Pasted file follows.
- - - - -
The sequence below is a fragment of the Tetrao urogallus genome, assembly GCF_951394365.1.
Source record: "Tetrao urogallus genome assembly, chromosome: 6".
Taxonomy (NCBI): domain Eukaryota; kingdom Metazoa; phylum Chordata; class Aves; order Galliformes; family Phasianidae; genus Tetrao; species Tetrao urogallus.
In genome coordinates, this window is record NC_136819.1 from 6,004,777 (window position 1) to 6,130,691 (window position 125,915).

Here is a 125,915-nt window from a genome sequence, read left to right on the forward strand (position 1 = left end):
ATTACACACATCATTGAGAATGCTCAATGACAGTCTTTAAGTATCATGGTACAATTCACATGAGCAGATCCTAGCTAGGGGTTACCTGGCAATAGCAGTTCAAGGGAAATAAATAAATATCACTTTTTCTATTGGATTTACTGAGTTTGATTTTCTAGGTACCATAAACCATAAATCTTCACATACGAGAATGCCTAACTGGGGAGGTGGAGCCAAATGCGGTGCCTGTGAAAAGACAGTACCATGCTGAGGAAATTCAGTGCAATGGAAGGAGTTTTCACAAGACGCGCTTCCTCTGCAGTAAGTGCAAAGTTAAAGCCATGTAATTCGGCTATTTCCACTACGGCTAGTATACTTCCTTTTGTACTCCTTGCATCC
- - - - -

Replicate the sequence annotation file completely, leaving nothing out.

The sequence below is a fragment of the Tetrao urogallus genome, assembly GCF_951394365.1.
Source record: "Tetrao urogallus genome assembly, chromosome: 6".
Taxonomy (NCBI): domain Eukaryota; kingdom Metazoa; phylum Chordata; class Aves; order Galliformes; family Phasianidae; genus Tetrao; species Tetrao urogallus.
In genome coordinates, this window is record NC_136819.1 from 6,004,777 (window position 1) to 6,130,691 (window position 125,915).

Here is a 125,915-nt window from a genome sequence, read left to right on the forward strand (position 1 = left end):
ATTACACACATCATTGAGAATGCTCAATGACAGTCTTTAAGTATCATGGTACAATTCACATGAGCAGATCCTAGCTAGGGGTTACCTGGCAATAGCAGTTCAAGGGAAATAAATAAATATCACTTTTTCTATTGGATTTACTGAGTTTGATTTTCTAGGTACCATAAACCATAAATCTTCACATACGAGAATGCCTAACTGGGGAGGTGGAGCCAAATGCGGTGCCTGTGAAAAGACAGTACCATGCTGAGGAAATTCAGTGCAATGGAAGGAGTTTTCACAAGACGCGCTTCCTCTGCAGTAAGTGCAAAGTTAAAGCCATGTAATTCGGCTATTTCCACTACGGCTAGTATACTTCCTTTTGTACTCCTTGCATCC